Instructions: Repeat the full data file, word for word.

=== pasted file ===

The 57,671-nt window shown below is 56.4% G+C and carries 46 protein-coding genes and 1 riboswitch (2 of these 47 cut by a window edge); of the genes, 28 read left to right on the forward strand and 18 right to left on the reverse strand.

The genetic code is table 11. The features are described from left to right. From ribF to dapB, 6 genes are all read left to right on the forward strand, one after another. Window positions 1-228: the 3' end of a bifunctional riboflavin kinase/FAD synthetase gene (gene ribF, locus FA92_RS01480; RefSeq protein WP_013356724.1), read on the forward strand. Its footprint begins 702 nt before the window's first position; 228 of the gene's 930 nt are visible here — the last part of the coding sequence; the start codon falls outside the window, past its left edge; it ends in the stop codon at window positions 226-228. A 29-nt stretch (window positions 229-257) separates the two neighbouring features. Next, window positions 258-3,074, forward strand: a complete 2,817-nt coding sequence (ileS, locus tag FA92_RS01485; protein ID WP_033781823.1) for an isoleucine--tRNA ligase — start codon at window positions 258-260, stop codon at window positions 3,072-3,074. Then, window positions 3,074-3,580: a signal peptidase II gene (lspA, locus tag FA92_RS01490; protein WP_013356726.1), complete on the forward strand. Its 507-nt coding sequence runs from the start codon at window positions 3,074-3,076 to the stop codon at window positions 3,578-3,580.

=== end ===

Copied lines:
The 57,671-nt window shown below is 56.4% G+C and carries 46 protein-coding genes and 1 riboswitch (2 of these 47 cut by a window edge); of the genes, 28 read left to right on the forward strand and 18 right to left on the reverse strand.

The genetic code is table 11. The features are described from left to right. From ribF to dapB, 6 genes are all read left to right on the forward strand, one after another. Window positions 1-228: the 3' end of a bifunctional riboflavin kinase/FAD synthetase gene (gene ribF, locus FA92_RS01480; RefSeq protein WP_013356724.1), read on the forward strand. Its footprint begins 702 nt before the window's first position; 228 of the gene's 930 nt are visible here — the last part of the coding sequence; the start codon falls outside the window, past its left edge; it ends in the stop codon at window positions 226-228. A 29-nt stretch (window positions 229-257) separates the two neighbouring features. Next, window positions 258-3,074, forward strand: a complete 2,817-nt coding sequence (ileS, locus tag FA92_RS01485; protein ID WP_033781823.1) for an isoleucine--tRNA ligase — start codon at window positions 258-260, stop codon at window positions 3,072-3,074. Then, window positions 3,074-3,580: a signal peptidase II gene (lspA, locus tag FA92_RS01490; protein WP_013356726.1), complete on the forward strand. Its 507-nt coding sequence runs from the start codon at window positions 3,074-3,076 to the stop codon at window positions 3,578-3,580.